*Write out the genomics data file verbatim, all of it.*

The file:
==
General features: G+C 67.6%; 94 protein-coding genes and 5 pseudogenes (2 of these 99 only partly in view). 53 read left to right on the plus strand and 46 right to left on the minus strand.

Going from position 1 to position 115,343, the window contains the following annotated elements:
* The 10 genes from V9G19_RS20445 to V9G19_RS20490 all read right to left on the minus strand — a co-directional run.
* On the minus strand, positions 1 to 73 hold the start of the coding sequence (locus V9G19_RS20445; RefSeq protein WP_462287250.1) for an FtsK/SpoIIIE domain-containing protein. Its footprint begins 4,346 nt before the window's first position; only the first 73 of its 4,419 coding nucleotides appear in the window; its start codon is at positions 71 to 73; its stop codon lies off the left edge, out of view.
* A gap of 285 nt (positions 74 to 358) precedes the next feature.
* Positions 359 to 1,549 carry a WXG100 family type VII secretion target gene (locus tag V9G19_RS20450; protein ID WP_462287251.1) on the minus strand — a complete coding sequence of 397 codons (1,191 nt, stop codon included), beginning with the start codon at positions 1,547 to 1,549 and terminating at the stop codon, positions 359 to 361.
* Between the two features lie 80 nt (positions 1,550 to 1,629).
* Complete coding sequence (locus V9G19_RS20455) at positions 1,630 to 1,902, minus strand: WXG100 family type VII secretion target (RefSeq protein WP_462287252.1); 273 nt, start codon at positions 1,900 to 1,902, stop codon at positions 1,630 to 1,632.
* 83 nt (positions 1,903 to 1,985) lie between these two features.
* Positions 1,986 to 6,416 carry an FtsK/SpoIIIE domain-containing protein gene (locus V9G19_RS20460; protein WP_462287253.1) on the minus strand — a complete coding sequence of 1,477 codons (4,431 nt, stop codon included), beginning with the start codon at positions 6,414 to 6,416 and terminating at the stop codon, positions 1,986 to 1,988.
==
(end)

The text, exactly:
General features: G+C 67.6%; 94 protein-coding genes and 5 pseudogenes (2 of these 99 only partly in view). 53 read left to right on the plus strand and 46 right to left on the minus strand.

Going from position 1 to position 115,343, the window contains the following annotated elements:
* The 10 genes from V9G19_RS20445 to V9G19_RS20490 all read right to left on the minus strand — a co-directional run.
* On the minus strand, positions 1 to 73 hold the start of the coding sequence (locus V9G19_RS20445; RefSeq protein WP_462287250.1) for an FtsK/SpoIIIE domain-containing protein. Its footprint begins 4,346 nt before the window's first position; only the first 73 of its 4,419 coding nucleotides appear in the window; its start codon is at positions 71 to 73; its stop codon lies off the left edge, out of view.
* A gap of 285 nt (positions 74 to 358) precedes the next feature.
* Positions 359 to 1,549 carry a WXG100 family type VII secretion target gene (locus tag V9G19_RS20450; protein ID WP_462287251.1) on the minus strand — a complete coding sequence of 397 codons (1,191 nt, stop codon included), beginning with the start codon at positions 1,547 to 1,549 and terminating at the stop codon, positions 359 to 361.
* Between the two features lie 80 nt (positions 1,550 to 1,629).
* Complete coding sequence (locus V9G19_RS20455) at positions 1,630 to 1,902, minus strand: WXG100 family type VII secretion target (RefSeq protein WP_462287252.1); 273 nt, start codon at positions 1,900 to 1,902, stop codon at positions 1,630 to 1,632.
* 83 nt (positions 1,903 to 1,985) lie between these two features.
* Positions 1,986 to 6,416 carry an FtsK/SpoIIIE domain-containing protein gene (locus V9G19_RS20460; protein WP_462287253.1) on the minus strand — a complete coding sequence of 1,477 codons (4,431 nt, stop codon included), beginning with the start codon at positions 6,414 to 6,416 and terminating at the stop codon, positions 1,986 to 1,988.